CS359A: Research seminar on complexity theory

General Information

Instructor: Li-Yang Tan (liyang@cs.stanford.edu)
Time: Tuesdays and Thursdays 4:30-5:50pm

Seminar description

A research seminar on concrete complexity theory.

We will study powerful and versatile techniques for analyzing basic models of computation — decision trees, DNF formulas, halfspaces, and juntas — and see applications of these techniques to a variety of areas including circuit lower bounds, derandomization, quantum complexity, learning theory, and applied probability.

A major focus of the seminar will be on mapping out the research frontier and developing fruitful research directions. In the final few meetings of the quarter we will tackle research problems together.

Topics covered

  • Decision trees
    Query complexity and relationships among complexity measures
    Every decision tree has an influential variable
    The Aaronson-Ambainis conjecture and the power of quantum computation
    P = NP ∩ coNP for decision trees
    The sensitivity theorem
  • DNF formulas
    Random restrictions and switching lemmas
    Linial-Mansour-Nisan: Fourier spectrum of DNF formulas
    Mansour's conjecture and its implications
    Razborov-Smolensky polynomial approximators
    Bazzi's theorem: Bounded independence fools DNFs
    Fredman-Khachiyan and the monotone dualization problem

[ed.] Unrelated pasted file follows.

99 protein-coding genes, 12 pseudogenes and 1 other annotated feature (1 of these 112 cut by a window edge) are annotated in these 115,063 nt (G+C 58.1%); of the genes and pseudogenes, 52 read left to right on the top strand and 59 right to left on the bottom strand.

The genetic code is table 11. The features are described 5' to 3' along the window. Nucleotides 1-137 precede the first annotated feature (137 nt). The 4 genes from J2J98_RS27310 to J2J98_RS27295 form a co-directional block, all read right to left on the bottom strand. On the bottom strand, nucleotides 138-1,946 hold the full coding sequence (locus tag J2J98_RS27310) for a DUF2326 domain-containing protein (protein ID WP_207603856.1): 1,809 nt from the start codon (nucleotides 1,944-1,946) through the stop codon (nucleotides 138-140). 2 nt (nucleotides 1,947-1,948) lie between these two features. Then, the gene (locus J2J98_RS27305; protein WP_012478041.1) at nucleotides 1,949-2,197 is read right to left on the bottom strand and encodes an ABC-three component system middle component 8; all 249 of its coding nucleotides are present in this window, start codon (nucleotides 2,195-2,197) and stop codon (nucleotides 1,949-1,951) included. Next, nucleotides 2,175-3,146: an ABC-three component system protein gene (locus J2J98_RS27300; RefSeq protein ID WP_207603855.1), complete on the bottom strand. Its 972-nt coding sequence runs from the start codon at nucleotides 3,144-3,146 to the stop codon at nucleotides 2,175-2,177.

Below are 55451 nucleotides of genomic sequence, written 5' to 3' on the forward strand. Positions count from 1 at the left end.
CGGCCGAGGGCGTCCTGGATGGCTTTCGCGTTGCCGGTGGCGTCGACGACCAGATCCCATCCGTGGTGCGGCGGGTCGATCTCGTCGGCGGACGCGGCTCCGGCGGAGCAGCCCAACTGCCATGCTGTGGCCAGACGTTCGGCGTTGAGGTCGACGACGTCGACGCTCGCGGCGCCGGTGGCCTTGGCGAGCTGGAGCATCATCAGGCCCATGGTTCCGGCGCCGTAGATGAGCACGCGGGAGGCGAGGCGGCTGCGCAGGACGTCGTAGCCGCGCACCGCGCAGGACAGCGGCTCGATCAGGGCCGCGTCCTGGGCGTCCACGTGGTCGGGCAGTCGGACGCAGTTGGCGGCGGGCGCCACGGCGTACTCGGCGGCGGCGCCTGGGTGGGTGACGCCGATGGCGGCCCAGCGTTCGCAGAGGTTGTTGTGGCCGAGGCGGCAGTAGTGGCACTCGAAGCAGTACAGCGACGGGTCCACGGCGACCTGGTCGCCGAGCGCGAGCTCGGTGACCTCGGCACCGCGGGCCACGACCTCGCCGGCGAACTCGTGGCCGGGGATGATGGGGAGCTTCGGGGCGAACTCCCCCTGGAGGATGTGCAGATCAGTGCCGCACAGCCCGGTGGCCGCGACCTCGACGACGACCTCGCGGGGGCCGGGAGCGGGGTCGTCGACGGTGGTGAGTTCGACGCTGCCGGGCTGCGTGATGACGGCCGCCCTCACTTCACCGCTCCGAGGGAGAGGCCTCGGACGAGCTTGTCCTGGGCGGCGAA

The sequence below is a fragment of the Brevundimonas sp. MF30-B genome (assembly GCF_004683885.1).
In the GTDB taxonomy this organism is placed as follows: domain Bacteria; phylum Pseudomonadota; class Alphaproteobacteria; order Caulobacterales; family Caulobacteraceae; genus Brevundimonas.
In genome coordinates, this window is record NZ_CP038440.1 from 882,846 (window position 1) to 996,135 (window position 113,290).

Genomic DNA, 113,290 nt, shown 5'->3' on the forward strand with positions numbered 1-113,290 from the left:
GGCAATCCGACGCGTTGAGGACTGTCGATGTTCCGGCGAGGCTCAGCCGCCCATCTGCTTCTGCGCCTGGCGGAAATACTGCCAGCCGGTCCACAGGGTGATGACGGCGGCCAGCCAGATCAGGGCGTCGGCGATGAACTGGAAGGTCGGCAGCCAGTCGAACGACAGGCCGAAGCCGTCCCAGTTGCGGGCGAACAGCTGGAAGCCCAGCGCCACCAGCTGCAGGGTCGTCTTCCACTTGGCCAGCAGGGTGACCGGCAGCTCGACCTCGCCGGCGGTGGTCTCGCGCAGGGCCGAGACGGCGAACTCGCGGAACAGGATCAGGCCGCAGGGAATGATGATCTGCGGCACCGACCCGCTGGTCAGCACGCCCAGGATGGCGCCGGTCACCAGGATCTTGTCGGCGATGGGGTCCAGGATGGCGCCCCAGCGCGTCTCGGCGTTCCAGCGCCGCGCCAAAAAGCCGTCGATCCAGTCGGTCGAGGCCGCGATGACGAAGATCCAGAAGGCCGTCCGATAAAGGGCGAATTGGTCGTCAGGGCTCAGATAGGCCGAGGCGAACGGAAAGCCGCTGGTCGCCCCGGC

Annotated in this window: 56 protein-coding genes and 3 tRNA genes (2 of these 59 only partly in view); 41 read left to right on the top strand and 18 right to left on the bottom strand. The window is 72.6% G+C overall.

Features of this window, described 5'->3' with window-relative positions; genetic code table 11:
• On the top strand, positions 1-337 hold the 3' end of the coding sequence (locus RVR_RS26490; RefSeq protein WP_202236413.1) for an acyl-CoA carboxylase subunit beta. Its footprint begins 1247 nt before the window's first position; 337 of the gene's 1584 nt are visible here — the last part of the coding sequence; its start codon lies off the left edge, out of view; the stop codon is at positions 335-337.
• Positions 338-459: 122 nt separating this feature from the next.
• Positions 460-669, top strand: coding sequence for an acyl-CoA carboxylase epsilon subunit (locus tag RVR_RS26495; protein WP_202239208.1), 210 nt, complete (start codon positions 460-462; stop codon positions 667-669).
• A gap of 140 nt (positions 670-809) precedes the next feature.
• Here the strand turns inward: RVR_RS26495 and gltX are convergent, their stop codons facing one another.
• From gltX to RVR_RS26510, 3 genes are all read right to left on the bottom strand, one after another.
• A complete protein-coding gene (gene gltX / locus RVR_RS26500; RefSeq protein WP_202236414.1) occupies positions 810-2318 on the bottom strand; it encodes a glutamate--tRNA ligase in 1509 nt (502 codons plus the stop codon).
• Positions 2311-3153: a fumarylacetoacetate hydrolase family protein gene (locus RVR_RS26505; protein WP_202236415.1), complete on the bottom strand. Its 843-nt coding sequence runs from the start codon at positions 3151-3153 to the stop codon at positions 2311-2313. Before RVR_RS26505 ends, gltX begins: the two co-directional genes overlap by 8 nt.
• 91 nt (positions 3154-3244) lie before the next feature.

• Halfspaces
    Noise sensitivity of halfspaces
    Halfspaces and the Central Limit Theorem
    Mossel-O'Donnell-Oleszkiewicz Invariance Principle
    The Gotsman-Linial conjecture
    Bounded independence fools halfspaces
  • Juntas
    Learning in the presence of irrelevant information
    Valiant's light bulb problem
References will be provided. For now, see this link.

Seminar format

•  First few meetings: Li-Yang will give an overview of the topics listed above
•  Bulk of the quarter: Student-led deep dives into specific topics and results
•  Final few meetings: Research discussions


(Tentative; more details to follow.)
•  Discussion lead for 1-2 meetings
•  Short summaries of meetings
•  Class participation
Since in-class discussions are a crucial component of this seminar, attendance will be expected.
(Seminar meetings will not be recorded.)